It was common knowledge that the huge government rescue packages and economic stimulus programs since the crisis collapse in 2009 contain inflationary potential that must be unloaded after a transition period. In fact, inflation is on the rise worldwide – especially in the global growth drivers China, India and Brazil, but to some extent already in the euro zone.
However, there are differences between the production sectors. Everywhere, food prices are outstripping all others. The official inflation rate in China is currently 5 percent; in the food sector it is 10 percent, and in real terms it is estimated at 19 percent. The price explosion for basic foodstuffs is even worse in India and other parts of Asia, in Africa and Latin America. Food price increases in the U.S. and the EU have also far exceeded the general inflation rate in recent months. According to the Food and Agriculture Organization (FAO), rice, corn, wheat, meat, vegetables and luxury foods have become more than 30 percent more expensive on average globally since the beginning of the year.
Why are food prices in particular exploding? Obviously, several causes of capitalist economic logic are intertwined here. Government programs and a flood of money from central banks lead to the actual devaluation of money, which affects all sectors. In the case of food, however, special factors are added. The increasing production of biofuel has a particularly serious effect: Oilseeds are being burned for fuel and acreage is being lost for this purpose. At the same time, however, the price of fossil energy has risen and with it the cost of diesel and fertilizer in agricultural production. This development is escalating because high oil prices make the conversion of agricultural products into fuel all the more attractive. Finally, such a situation in agricultural commodities attracts speculative mobile money capital, which bets on further rising prices and makes this process a self-reinforcing one.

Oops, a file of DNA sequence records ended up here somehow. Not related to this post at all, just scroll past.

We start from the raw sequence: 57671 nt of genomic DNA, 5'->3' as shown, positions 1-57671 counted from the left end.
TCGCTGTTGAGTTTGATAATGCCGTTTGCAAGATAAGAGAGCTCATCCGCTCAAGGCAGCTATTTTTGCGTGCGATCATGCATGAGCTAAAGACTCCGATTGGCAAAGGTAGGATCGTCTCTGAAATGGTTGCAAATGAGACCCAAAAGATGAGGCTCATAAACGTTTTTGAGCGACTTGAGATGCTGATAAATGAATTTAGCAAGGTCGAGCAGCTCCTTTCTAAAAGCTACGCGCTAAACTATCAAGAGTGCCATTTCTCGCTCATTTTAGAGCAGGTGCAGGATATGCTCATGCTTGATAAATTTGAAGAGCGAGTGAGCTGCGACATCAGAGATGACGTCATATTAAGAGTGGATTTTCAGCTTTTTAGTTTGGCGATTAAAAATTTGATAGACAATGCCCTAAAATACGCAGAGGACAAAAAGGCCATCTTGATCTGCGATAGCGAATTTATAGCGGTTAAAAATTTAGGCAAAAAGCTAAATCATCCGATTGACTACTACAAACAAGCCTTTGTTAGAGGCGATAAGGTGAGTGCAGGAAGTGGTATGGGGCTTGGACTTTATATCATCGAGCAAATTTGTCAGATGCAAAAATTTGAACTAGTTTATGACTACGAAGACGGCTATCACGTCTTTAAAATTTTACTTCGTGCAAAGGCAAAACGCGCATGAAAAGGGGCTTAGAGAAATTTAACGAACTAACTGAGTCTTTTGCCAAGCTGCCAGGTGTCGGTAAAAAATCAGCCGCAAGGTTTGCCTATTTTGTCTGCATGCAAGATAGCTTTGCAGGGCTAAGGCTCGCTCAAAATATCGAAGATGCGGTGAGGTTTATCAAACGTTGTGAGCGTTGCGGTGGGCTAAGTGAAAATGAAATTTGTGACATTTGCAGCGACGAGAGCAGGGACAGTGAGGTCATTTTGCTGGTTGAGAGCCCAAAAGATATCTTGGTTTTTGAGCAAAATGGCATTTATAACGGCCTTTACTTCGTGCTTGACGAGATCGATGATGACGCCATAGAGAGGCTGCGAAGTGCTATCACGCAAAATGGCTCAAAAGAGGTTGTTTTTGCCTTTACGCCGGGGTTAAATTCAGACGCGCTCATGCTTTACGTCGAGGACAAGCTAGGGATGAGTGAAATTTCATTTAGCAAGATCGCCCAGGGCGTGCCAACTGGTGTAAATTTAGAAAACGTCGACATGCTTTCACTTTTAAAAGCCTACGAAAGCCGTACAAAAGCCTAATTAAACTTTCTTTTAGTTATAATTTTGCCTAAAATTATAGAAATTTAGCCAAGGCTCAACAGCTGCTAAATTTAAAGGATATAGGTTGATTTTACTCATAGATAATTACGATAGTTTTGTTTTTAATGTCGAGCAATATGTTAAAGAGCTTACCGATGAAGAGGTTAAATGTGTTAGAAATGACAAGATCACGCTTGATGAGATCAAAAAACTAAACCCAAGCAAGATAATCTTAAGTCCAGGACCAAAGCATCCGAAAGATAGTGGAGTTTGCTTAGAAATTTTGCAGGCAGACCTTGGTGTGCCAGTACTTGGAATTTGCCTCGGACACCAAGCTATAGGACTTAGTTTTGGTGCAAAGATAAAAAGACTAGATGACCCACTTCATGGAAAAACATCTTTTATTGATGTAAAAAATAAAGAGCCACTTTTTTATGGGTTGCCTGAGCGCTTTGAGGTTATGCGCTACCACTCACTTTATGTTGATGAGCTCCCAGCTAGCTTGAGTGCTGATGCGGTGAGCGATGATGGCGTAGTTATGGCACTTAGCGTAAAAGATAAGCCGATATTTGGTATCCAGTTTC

The social impact of record food prices depends entirely on the proportion of income that has to be spent on food and drink. The majority of people in Asia, Africa and Latin America spend between 60 and 90 percent of their income on food. In China, the figure is still 30 to 40 percent, despite growth successes. In Europe, the figure is 5 to 10 percent. But these figures are deteriorating dramatically in all parts of the world. In the wake of the global economic crisis, which has by no means been overcome, global poverty has spread like wildfire, albeit unevenly. In many regions of the world, the incomes of large masses of the population have fallen to rock bottom. Now the price of, of all things, basic foodstuffs is surging. As early as 2010, the World Bank warned of new hunger revolts. The unbearable rise in food costs is playing a major role in the uprisings in the Arab region. And Spain shows that something similar is brewing in the crisis countries of the euro zone. Although no one here has to starve yet, in view of the rampant youth unemployment, the patience of the generations that are able to fight may be wearing thin if many can no longer afford even the cultural goods and technologies that have become a matter of course because food alone is becoming more and more expensive as budgets shrink.
Originally published in Neuen Deutschland on 05/30/2011